The Australian honey bee industry relies on access to flora growing on public and private lands. Beekeepers hold a mixture of apiary sites and move hives based on nectar flow and availability. To date, there has been no concerted effort to capture the institutional knowledge of beekeepers and agencies concerning the foraging grounds, quality of nectar flows and resulting yield, and site migration patterns. The hive site program will provide more quality hive sites, protect existing sites and inform bee hive movement. Australian Manuka honey will be developed and protected.
The CRC is recruiting post graduates to work within four key programs. If you are a PhD student and wish to learn more about Bee Hive Site project work click here.
- Present bee hive site movement and productivity information, complemented by the identification of bee flora (citizen science), is mapped
- Social, political and ecological barriers to current, and future, hive sites accessibility are identified (license to operate)
- Perceived ecological barriers to hives sites are tested and quantified
- Bee hive migration models, incorporating current and future barriers to hive site accessibility are developed and tested as a decision support tool for beekeepers
- Institutional knowledge of bee hive site historic value is collated and assessed
- Seasonal flora map with honey bee product quality from biogeographical regions is collated to inform the development of the bee hive site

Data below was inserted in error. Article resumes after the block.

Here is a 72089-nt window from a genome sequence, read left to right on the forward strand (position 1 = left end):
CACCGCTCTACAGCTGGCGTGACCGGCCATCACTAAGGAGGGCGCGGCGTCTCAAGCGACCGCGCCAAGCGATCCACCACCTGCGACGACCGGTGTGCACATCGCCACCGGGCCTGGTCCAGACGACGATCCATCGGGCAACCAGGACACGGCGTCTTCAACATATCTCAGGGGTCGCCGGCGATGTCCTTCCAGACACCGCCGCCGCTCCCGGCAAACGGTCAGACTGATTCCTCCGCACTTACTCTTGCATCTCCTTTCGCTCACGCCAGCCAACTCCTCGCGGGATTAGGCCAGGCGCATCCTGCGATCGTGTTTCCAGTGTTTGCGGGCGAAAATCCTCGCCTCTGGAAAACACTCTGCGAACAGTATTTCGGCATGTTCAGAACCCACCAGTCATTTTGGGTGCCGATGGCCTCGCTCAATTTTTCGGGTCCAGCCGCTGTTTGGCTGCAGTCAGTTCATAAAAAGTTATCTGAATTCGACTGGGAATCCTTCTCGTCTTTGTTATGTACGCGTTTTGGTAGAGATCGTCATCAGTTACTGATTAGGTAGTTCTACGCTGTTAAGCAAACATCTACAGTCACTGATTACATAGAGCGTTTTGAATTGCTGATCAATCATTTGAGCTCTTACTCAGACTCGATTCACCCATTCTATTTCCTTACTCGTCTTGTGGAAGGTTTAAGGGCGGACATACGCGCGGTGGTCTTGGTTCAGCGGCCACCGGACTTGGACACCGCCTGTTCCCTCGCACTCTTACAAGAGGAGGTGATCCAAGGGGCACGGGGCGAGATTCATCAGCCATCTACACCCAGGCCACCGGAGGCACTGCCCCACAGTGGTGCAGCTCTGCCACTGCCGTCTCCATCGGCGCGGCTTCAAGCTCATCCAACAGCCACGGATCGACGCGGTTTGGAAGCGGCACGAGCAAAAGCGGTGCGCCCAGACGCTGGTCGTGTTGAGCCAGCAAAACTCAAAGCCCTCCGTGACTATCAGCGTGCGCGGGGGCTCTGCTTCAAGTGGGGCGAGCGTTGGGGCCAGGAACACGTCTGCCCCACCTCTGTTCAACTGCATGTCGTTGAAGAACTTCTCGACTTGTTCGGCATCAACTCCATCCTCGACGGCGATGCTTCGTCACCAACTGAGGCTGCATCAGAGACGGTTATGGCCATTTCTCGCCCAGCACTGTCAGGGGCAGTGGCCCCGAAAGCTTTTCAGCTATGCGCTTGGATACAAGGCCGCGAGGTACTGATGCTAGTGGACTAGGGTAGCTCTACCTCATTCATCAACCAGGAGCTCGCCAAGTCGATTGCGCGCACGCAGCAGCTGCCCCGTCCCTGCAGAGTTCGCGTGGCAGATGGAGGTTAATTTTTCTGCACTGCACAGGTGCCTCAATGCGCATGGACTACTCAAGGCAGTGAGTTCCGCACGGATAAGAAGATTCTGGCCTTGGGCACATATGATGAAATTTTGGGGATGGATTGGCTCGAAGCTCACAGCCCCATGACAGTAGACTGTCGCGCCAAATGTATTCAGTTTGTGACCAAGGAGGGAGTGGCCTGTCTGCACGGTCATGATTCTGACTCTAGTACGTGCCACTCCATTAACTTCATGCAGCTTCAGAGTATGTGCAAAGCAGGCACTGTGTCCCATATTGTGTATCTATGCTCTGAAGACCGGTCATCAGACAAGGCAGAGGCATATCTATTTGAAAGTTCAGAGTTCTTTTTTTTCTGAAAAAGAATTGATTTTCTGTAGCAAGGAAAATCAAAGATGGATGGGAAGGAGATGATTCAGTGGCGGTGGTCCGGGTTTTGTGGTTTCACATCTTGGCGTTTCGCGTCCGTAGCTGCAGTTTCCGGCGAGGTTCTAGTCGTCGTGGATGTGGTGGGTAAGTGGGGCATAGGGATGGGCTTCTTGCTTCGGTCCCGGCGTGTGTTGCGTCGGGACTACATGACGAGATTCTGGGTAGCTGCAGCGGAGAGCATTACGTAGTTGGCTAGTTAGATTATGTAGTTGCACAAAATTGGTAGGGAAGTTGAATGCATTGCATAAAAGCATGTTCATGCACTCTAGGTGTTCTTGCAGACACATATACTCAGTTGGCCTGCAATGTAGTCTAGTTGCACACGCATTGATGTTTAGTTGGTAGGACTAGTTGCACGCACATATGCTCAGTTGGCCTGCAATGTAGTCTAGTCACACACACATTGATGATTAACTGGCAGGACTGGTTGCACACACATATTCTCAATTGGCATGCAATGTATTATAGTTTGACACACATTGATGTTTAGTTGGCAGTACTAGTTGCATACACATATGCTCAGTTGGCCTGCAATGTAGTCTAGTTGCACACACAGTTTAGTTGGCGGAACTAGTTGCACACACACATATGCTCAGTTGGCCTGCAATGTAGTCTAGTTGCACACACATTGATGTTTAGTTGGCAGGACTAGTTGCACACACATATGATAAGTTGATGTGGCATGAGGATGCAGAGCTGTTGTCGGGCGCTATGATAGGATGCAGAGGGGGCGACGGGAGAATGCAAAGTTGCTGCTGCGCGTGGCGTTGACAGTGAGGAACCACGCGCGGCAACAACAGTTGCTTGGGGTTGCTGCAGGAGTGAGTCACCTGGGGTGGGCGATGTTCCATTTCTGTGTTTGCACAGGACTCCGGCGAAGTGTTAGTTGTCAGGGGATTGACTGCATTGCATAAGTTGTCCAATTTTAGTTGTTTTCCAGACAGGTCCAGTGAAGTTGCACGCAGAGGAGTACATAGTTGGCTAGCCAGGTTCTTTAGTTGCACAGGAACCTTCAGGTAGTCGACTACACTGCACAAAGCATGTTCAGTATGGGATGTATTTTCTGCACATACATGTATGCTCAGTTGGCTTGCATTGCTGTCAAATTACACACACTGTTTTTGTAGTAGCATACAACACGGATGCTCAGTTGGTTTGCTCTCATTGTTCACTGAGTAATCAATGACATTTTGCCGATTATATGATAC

- Valuation model is updated with new information and validated
- Regional year round bee hive site establishment models using flora mapping data and valuation are developed
- Year-round hive sites are demonstrated and validated through honey bee product measurement and assessment
- High value honey bee hive sites (Leptospermum) are demonstrated and validated through honey bee product measurement and assessment
- Genetic diversity of the Leptospermum genus is mapped with detailed commercial species genomic maps developed for breeding program structure and to support PBR
- Environmental triggers for floral onset identified, controlled interspecific crossing undertaken and accelerated breeding systems trialled for elite Leptospermum production
- Nectar flow from Leptospermum species, as impacted by biological determinants and environmental conditions, is qualified
- New Leptospermum selections are tested for land rehabilitation, flowering and bee-attraction performance
Objective: Design and develop a Spatiotemporal Geographic Information System database to house and link spatial information gathered across the CRCHBP projects and related sites; and developed an enhanced bee related floristic vegetation map fo the SW of WA
Project Leader: Dr Bryan Boruff
Research Assistant: Giles Knight (Geospatial Analyst)
Project Leader: Dr Matthias Leopold
PhD Student: Hira Shaukat
Objective: The project aims to investigate the performance of WA native Leptospermum plant material in different soil types and environments (Project IP) to optimise survival growth which leads to flowering and nectar production for high-value honey production.
Project leader: Dr Nik Callow
PhD student: PhD Daniel Dixon
Objective: This project will attempt to identify the relationship between vegetation phenology and environmental conditions, with spectral response and nectar flow to aid in the understanding of factors that impact bee flora flowing events and nectar.
Researcher: Richard Mazenec
Objective: This project aims to investigate the performance of Leptospermum Scoparium plant material in different soil types, environments and planting configurations (Project IP) to optimise nectar production for high-value honey production.
Project Leader: A/Prof Bryan Boruff
Objective: The NLE has approached the CRCHBP to provide an annual map for apiary site movement sequence based on flowering and nectar production between their farms and an understanding of the quality of the honey produced with each season.